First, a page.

In 1870, 'C' Telegraph Troop, Royal Engineers, was founded under Captain Montague Lambert. The Troop was the first formal professional body of signallers in the British Army and its duty was to provide communications for a field army by means of visual signalling, mounted orderlies and telegraph. By 1871, 'C' Troop had expanded in size from 2 officers and 133 other ranks to 5 officers and 245 other ranks. In 1879, 'C' Troop first saw action during the Anglo-Zulu War. The next major set forward in military communications was the invention of the telephone in 1876 and its introduction into military service. On 1 May 1884, 'C' Troop was amalgamated with the 22nd and 34th Companies, Royal Engineers, to form the Telegraph Battalion Royal Engineers; 'C' Troop formed the 1st Division (Field Force, based at Aldershot) while the two Royal Engineers companies formed the 2nd Division (Postal and Telegraph, based in London). Signalling was the responsibility of the Telegraph Battalion until 1908, when the Royal Engineers Signal Service was formed. As such it provided communications during World War I. It was about this time that motorcycle despatch riders and wireless sets were introduced into service.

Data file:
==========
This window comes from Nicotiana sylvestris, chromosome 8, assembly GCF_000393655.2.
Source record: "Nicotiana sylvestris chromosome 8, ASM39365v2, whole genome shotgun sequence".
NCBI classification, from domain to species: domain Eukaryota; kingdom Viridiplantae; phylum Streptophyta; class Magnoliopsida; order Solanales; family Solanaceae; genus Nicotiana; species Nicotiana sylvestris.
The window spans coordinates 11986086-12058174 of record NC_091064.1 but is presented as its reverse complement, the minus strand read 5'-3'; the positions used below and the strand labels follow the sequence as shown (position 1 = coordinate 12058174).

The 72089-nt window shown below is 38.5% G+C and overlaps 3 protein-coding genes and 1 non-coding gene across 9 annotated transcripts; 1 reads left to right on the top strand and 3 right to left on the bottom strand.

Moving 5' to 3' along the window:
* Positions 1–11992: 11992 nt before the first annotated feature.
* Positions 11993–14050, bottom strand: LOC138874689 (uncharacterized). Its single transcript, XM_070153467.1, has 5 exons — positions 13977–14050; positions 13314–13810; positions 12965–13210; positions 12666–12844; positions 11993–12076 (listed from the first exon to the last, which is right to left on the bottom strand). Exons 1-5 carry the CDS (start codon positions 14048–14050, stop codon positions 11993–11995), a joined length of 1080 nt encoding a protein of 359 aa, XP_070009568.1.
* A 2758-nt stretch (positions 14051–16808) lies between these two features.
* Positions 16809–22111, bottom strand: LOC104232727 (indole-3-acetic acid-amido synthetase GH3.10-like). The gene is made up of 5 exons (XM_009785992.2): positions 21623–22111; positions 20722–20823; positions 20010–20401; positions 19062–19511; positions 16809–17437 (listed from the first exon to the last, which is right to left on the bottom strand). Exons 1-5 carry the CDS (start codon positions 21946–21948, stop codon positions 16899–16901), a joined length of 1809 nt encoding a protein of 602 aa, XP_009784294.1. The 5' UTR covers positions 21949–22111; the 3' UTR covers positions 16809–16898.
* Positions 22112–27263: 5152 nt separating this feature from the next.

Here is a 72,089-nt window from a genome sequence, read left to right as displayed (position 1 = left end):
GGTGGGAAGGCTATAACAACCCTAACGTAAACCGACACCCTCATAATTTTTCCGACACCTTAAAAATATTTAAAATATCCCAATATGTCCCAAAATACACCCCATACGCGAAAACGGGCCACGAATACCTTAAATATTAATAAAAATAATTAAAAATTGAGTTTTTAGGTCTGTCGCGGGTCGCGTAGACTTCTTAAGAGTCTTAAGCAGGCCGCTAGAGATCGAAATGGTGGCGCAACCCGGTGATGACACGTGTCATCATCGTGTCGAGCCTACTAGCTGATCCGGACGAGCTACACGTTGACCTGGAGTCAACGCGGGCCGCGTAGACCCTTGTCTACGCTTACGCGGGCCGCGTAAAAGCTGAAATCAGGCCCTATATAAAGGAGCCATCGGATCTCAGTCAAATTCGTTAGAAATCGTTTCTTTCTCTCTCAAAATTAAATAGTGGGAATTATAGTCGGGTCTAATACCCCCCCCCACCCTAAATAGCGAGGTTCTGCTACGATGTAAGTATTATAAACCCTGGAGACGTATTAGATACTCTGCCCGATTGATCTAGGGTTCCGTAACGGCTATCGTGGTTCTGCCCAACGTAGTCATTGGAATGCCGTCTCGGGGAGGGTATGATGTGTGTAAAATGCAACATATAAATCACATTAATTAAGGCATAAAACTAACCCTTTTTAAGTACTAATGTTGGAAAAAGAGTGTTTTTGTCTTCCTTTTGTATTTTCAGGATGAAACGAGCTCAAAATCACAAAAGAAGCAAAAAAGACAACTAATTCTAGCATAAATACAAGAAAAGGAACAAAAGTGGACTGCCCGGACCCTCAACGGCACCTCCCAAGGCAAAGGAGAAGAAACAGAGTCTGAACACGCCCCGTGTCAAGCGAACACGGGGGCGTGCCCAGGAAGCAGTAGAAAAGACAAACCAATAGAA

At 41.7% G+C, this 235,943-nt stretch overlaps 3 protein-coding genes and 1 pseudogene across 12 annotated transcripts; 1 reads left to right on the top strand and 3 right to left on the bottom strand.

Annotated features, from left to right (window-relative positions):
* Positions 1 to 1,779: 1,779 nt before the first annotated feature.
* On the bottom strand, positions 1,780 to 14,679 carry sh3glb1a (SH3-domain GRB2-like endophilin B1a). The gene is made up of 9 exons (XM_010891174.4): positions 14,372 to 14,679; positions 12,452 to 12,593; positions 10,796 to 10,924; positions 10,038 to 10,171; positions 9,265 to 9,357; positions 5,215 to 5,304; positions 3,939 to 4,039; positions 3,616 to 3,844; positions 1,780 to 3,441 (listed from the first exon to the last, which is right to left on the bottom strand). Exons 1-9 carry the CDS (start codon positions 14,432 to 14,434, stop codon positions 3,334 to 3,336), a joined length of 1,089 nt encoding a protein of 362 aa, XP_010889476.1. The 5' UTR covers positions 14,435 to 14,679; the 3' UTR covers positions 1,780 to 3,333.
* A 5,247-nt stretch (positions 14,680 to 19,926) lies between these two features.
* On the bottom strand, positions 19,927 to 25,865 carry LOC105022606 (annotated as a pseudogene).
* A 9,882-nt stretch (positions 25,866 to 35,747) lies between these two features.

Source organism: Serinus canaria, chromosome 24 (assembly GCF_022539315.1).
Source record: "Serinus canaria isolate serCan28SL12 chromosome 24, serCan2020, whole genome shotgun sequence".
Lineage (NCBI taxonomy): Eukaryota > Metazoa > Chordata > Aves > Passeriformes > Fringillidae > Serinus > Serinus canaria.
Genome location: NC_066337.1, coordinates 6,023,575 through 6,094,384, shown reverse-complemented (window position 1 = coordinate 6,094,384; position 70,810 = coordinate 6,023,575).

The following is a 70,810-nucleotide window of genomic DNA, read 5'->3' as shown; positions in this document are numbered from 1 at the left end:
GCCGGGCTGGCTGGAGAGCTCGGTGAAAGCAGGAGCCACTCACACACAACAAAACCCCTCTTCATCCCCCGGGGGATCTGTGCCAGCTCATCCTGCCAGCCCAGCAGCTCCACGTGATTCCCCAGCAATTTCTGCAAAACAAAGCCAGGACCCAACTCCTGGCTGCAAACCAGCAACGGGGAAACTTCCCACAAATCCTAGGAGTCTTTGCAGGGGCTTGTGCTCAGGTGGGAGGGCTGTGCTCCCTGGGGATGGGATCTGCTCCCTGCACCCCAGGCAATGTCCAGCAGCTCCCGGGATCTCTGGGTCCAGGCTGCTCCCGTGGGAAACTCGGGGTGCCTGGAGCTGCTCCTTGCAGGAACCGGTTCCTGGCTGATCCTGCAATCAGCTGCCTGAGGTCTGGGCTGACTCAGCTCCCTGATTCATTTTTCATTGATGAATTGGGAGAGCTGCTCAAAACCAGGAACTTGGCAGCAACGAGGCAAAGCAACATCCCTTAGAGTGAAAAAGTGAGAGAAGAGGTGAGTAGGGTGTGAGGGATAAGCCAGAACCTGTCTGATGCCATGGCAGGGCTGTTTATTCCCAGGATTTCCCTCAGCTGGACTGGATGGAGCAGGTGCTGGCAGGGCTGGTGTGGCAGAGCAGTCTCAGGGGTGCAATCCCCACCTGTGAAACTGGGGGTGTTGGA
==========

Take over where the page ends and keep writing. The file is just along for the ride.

Telegraph Battalion Royal Engineers 1891